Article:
[Milton-L] one post a day?

jonnyangel junkopardner at comcast.net
Tue Dec 30 00:55:25 EST 2008


I wholeheartedly agree with Christina. I've been on the internet before it
had a face and the delete button has always been handy, as is the
click/shift-key/click to select blocks of email and delete them all with one
stroke. Everyone also has the digest option, as opposed to receiving every
post individually (for those so inclined).

When you're talking via email, BB's, etc. sometimes it turns into a
conversation, and when it does, suggesting "one" post a day is bit like me
asking you how your day was over drinks, you responding, and then me getting
up and paying the tab and meeting you the next day and following up because
we're only allowed to say one thing a day.

I'm all for the one post a day idea, but there are 365 days in a year. That
is 365 posts per person, per day. But this isn't a high traffic list, and
many people on this list (including me) only have certain things to talk
about all at once - not one thing per day. But it averages out.

I think the idea of the one post per day came about not too long after my
arrival, as things can sometimes get heated in conversation. So maybe a
better idea is if a conversation gets heated, then it's one post per day for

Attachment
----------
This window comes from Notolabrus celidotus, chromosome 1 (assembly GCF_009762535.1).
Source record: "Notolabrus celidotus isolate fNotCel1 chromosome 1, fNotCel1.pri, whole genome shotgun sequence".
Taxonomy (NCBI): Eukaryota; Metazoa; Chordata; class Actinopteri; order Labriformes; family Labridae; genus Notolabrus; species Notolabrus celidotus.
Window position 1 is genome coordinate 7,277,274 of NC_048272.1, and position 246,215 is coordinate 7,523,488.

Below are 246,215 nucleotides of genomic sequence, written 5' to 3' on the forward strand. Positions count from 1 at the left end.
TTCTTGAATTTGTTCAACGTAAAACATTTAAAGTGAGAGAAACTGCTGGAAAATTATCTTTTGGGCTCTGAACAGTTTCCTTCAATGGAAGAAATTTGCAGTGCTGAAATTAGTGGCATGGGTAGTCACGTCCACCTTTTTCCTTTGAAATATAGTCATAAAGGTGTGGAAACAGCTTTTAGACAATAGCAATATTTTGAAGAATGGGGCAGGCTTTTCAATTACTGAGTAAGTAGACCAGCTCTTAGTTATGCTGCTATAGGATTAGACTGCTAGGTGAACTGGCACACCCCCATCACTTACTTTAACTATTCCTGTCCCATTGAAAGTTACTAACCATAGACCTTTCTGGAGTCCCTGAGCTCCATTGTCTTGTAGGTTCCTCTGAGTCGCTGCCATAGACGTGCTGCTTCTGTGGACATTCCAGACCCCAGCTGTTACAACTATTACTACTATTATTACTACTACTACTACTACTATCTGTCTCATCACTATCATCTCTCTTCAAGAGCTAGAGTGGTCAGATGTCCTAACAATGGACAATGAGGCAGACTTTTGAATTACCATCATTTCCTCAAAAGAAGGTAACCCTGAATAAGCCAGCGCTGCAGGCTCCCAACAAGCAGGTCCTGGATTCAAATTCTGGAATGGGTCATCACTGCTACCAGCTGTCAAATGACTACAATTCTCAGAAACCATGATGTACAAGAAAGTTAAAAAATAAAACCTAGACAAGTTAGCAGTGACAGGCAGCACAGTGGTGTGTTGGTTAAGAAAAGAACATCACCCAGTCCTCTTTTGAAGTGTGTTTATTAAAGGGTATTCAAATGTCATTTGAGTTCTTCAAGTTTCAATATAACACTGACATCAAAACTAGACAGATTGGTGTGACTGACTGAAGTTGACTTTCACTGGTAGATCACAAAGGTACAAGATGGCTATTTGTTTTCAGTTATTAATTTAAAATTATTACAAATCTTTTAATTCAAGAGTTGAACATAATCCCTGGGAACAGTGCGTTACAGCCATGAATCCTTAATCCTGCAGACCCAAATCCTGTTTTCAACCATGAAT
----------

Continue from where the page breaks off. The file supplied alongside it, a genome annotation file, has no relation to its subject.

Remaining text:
those involved, but if it's civil - fire away.

Conversation is good, arguing is good (as long as it doesn't get too
emotional) and you can learn a lot.

I love and respect everyone on this list for no other reason than if you
love Milton, then you're a friend of mine. I feel a passion for Milton that
makes my core body temperature rise when I read him or speak of him.

I'm in contemporary poetry classes/workshops and I'm known as "that Milton
guy", probably because he's been dead and buried for centuries and has no
place in contemporary poetry. But there isn't a day that passes in a
workshop that I don't find a way to bring him into a contemporary poetry
conversation. 

Contemporary is fleeting, I tell them - there was a time when Milton was a
contemporary poet, and there will be a time when what we're reading/writing
hot from the free Areopagitic presses right now that will lose its place in
contemporary poetic conversation down the road.

And I'm in contemporary awe of that contemporary poet from the 17th century,
who still delivers every time my eyes move across the horizontal lines of
what he had to say.

Cheers everyone, and I wish all the best to each and every one of you in the
New Year that awaits all of us contemporaries.

-J 







On 12/29/08 6:36 PM, "Cristine Soliz" <csoliz at csoliz.com> wrote:

> open dialogue is what distinguishes this list and intellectual discourse.
> Some scholars join a conversation multiple times in one day and rarely the
> rest of the year. The delete button is easy enough, so why censor anyone?
> 
> Happy New Year!
> Cristina




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